If I wasn’t watching, my children would tuck the assignment away without finishing it. Most often, they would not complete their assignments unless I was standing over them. If I left, they put them down and did something else more interesting. I found myself constantly nagging them.

My kids love to dawdle. Whether I was in the room or not, they took much too much time over each assignment. They loved the idea of time limits, this meant they didn’t have to finish the page. When I assigned it as “homework” they would not do it without me nagging them (back to the second problem).

. . . However, when they rush, they tend to be less careful. Without grades, they had no feedback about how they were doing. With this grading system, they like knowing they’re learning and able to do things “right”.

Actually, I’ve used this “system” two different ways. When I started, I used this for every assignment they did. I have a simple little database set up on the computer, that I use as their student logs. At the end of each assignment, I would put in the grade as they watched. They could get anywhere from 1 to 4 points per assignment, and that averaged out for a daily grade. If they got a perfect 4 points for the entire week, we’d give them some type of reward—as a parent, not a teacher.

This was very effective. After using this system for a few months, the kids had really gotten much better. After four months, they were doing so well, I stopped grading them. Ironically, they didn’t like the change. At their request, I started it up again this year, but I only grade them per day. I no longer give them a treat for a perfect 4­— that’s just expected.

Life in our school is great these days— I am feeling a lot less frustrated! We do workbooks for math and language arts, but then we do unit studies for everything else. It has really worked well for us, and my children are excellent students. We all really enjoy school. We have a lot of fun—that’s probably why I think my kids weren’t taking me serious enough. I do the logs for my benefit, more than theirs.

Clones Clones Clones Clones Clones|


“Just like Mom”. My son Daniel says I’ve raised clones. Watching my little girls interact and express themselves, I would have to say that I agree. It sobers me. In spite of ourselves, we train our children to be like us. In many ways, my daughters are far better than me, thankfully. I see my aptitudes and talents inherited by my children. But, I do see my flaws in living color and I wince whenever I do!

You don’t train a child to be patient by making him wait for things. You train a child to be patient by watching you kindly wait for a slow talker to finish his sentence without your interruption. You teach patience by being content for nine months of pregnancy without wishing away each miserable day. You teach patience by standing in a grocery store line and smiling and being pleasant to others instead of pacing and checking your watch.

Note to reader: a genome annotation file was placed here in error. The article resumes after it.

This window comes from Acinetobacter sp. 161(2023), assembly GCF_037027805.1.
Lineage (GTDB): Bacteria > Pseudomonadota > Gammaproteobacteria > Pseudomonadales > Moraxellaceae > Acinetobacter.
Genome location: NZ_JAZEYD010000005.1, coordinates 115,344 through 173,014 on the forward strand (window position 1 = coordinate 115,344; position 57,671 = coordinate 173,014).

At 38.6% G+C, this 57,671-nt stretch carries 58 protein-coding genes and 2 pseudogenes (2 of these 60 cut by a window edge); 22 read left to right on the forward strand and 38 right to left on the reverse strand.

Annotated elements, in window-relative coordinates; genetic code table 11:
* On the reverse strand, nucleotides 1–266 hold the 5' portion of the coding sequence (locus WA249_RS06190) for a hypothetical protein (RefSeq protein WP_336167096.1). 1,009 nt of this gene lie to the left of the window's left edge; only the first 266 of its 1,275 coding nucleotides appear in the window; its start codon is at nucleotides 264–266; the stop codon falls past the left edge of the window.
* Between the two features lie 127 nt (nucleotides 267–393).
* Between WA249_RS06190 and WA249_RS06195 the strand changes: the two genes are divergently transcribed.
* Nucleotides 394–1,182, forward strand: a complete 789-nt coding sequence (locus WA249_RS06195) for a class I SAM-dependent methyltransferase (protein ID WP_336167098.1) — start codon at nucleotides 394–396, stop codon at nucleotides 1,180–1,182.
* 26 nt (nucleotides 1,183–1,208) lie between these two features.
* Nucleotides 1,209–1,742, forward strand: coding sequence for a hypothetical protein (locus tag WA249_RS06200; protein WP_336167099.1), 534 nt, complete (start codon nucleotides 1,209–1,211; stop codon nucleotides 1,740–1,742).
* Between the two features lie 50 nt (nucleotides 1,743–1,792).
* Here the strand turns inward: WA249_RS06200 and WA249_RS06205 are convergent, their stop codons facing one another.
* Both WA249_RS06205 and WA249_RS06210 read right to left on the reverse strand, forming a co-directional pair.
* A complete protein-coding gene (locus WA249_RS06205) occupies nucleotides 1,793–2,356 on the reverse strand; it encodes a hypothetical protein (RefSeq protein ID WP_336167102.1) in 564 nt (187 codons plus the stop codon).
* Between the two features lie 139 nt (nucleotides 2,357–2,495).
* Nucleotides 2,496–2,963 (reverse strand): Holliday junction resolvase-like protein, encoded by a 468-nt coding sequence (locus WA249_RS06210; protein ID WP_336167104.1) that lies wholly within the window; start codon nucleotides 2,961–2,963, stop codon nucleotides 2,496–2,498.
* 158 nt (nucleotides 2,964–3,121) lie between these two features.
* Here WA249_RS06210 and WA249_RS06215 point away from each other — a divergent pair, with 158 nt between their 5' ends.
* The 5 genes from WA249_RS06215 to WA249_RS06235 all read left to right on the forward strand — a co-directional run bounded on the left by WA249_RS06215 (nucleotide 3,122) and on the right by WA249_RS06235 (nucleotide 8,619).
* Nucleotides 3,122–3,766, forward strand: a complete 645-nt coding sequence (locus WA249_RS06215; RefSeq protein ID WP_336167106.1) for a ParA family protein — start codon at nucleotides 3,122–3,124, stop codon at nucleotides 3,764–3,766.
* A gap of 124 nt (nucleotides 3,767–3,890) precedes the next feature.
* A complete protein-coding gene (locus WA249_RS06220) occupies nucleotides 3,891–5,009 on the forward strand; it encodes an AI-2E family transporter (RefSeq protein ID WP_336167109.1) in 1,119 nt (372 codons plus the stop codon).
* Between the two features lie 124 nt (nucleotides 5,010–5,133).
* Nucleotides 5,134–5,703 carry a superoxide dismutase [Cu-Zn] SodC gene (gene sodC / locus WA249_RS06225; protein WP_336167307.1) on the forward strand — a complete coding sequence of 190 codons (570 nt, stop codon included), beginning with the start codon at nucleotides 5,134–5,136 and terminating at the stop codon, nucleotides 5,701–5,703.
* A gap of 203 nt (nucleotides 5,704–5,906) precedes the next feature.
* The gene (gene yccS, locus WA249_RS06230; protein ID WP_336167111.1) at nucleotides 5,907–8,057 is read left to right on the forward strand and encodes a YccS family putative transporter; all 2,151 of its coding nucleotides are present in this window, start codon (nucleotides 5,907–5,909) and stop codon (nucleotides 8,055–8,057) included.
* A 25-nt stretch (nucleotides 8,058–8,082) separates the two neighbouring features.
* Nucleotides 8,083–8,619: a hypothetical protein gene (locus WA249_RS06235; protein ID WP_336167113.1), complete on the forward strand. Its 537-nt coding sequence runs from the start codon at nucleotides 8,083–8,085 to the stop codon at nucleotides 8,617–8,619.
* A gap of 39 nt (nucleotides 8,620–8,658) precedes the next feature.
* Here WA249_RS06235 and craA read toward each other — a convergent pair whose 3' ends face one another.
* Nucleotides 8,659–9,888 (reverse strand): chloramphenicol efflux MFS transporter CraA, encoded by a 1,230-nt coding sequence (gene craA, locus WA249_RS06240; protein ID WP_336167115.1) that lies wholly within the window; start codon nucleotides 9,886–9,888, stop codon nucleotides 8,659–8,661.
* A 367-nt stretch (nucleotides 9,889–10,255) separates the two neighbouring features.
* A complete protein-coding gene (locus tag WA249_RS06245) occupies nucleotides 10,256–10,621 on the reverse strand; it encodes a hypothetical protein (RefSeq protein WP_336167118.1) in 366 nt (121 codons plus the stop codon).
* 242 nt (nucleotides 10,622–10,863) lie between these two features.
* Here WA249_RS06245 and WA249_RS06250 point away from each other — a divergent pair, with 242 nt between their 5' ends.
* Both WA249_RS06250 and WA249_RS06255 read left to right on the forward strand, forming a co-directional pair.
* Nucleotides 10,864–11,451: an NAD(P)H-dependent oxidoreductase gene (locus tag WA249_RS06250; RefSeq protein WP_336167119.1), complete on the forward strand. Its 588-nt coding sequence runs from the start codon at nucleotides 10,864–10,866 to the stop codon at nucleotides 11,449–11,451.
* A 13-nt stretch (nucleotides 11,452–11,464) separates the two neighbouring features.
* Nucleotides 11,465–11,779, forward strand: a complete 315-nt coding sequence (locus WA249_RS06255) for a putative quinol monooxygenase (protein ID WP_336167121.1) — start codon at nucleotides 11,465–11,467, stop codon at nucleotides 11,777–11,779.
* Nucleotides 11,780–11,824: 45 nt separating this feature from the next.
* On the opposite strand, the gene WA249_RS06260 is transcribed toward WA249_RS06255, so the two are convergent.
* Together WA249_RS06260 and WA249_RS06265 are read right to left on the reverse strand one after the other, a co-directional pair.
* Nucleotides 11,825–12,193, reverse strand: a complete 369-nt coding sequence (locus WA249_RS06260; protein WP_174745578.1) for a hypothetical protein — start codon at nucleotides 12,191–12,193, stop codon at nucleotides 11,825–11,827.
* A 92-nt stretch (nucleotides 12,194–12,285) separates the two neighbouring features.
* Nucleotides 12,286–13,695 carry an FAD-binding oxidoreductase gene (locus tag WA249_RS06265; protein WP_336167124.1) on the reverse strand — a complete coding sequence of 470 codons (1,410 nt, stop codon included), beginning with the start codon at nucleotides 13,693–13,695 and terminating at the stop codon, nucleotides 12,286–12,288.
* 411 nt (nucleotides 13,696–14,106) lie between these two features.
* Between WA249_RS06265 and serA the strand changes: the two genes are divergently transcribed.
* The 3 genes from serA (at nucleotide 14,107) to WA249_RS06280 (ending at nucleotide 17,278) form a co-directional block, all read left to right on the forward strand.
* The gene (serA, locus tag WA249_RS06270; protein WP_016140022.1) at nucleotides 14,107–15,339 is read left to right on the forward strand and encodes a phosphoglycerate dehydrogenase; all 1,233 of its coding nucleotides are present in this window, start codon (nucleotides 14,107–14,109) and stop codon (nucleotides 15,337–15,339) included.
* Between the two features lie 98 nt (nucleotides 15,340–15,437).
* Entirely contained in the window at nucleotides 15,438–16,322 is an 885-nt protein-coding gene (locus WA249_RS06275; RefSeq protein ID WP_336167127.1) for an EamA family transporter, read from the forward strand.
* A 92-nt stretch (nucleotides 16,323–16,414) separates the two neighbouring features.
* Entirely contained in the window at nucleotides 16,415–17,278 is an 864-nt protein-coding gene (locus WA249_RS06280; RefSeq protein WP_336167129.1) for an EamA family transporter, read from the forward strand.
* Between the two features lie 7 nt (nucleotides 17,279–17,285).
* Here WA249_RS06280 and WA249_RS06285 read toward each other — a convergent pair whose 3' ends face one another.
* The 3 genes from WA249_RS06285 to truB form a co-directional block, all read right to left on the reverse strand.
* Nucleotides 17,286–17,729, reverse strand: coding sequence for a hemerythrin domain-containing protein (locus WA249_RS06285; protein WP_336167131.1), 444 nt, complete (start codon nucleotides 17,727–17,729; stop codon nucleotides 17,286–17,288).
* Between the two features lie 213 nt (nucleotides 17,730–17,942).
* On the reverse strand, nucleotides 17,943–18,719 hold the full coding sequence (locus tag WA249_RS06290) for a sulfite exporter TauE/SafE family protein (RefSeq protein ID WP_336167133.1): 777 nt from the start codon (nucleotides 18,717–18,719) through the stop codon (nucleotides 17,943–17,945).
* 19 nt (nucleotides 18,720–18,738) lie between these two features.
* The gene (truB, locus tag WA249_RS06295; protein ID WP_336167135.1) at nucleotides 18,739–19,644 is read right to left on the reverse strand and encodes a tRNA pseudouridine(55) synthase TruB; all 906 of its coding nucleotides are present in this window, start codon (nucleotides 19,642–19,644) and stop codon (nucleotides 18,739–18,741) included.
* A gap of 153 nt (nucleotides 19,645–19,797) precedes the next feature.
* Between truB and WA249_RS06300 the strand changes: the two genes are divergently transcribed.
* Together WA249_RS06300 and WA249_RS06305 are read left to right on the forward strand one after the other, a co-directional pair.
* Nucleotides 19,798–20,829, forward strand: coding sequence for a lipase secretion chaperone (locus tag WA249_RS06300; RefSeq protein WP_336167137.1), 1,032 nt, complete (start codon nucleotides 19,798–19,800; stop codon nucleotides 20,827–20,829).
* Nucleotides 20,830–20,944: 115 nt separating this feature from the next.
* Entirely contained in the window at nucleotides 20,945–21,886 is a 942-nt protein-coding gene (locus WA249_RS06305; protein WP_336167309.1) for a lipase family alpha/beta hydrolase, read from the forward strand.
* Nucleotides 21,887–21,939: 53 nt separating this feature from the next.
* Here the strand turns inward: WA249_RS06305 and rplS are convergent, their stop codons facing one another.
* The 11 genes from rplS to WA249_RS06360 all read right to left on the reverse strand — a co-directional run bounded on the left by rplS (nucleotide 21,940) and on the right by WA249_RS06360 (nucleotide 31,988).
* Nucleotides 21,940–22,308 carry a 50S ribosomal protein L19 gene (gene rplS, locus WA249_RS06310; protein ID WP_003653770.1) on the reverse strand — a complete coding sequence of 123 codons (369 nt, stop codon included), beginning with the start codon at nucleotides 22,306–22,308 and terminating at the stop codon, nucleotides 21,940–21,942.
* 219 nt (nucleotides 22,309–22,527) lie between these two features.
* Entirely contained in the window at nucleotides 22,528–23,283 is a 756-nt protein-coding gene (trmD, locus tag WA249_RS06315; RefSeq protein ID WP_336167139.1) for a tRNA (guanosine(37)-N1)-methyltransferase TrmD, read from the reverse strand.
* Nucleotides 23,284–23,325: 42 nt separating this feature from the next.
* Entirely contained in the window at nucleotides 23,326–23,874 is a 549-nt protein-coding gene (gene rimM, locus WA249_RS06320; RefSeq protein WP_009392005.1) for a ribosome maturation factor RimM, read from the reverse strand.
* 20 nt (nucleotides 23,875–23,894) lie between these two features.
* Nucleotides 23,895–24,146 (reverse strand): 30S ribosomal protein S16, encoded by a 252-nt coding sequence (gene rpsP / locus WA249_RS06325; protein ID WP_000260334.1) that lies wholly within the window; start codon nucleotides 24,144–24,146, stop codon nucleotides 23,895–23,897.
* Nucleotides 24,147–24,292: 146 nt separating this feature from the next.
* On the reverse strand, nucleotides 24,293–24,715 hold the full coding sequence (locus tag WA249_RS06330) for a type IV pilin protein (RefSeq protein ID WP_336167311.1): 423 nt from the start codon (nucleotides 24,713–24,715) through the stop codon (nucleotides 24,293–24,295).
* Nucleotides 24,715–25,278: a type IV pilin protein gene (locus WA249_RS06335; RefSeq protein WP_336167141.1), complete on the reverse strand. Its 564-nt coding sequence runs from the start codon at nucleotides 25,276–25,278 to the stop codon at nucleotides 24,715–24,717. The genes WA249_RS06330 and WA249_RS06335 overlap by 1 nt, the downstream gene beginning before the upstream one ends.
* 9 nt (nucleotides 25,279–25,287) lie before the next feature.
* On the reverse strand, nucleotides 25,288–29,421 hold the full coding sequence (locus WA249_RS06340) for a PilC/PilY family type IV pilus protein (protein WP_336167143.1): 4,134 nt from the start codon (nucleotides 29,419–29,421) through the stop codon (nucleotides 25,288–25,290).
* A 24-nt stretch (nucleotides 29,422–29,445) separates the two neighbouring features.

As far as patience goes, it has taken me 45 years of struggle to begin to make peace with life’s imperfections and slowness. My mind races and I think fast (which is my personal excuse for why I am impatient!), but people need kind and unhurried treatment. It takes time to listen to your spouse. It takes time for a child to print his name correctly. Accomplishing things in this imperfect world take a lot longer than we’d like often. Patience is one of those necessary virtues: the earlier learned, the better.

Children do not learn respect for authority in a Sunday School lesson or from a book. They learn how to respond to authority while driving on the freeway listening to their father talk about “cops”. They learn it whenever their parents discuss the mayor, the president or their church leader. They learn how to respect their own father by listening to their mother’s tone of voice when she talks to Daddy, especially when she disagrees.

The process of creating clones is perfectly sure. Whatever you do–whoever you are–day by day is the pattern and mold you create for your impressionable children to shape themselves by. Things that seem of very little consequence to a mother make a great difference, I suppose because those little acts are clues to your true values. I abhor the thought of dropping a wrapper or paper outdoors. To litter this beautiful world violates my values and touches upon my very beliefs; that God created this world and that we are the caretakers of it. Although leaving a gum wrapper in the park may not seem to be a grave matter, it silently teaches an attitude toward God, this world and our duty to nurture it, that words simply cannot.

What is our responsibility? It is for us personally to so live that our children will be led to act like Jesus when our training is done. Homeschooling only intensifies your influence as your spend more time with your children. This is such a big order for such inadequate human beings! But what an incredible opportunity to leave your legacy in the form of an excellent family of adults, well-raised!